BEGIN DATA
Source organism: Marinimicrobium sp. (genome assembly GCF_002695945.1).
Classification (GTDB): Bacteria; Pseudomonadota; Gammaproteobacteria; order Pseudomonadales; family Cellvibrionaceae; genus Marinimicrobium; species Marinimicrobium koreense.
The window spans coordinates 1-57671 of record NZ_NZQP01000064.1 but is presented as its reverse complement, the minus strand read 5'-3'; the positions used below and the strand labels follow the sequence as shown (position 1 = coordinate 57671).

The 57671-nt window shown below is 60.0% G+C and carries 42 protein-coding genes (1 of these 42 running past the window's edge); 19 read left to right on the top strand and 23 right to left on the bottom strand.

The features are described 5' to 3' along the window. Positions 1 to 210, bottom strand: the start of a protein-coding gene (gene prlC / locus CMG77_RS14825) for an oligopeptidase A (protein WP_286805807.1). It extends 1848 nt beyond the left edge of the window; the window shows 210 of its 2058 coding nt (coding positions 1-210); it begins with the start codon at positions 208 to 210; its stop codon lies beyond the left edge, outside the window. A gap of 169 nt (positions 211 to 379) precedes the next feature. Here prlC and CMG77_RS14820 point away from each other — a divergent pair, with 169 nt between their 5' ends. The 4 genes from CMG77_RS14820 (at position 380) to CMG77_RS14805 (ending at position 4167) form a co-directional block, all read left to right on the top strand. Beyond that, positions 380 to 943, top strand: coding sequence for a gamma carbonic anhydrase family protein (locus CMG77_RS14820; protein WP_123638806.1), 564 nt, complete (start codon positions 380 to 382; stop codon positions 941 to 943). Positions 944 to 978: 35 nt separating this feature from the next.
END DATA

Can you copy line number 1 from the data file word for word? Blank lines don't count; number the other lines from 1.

Source organism: Marinimicrobium sp. (genome assembly GCF_002695945.1).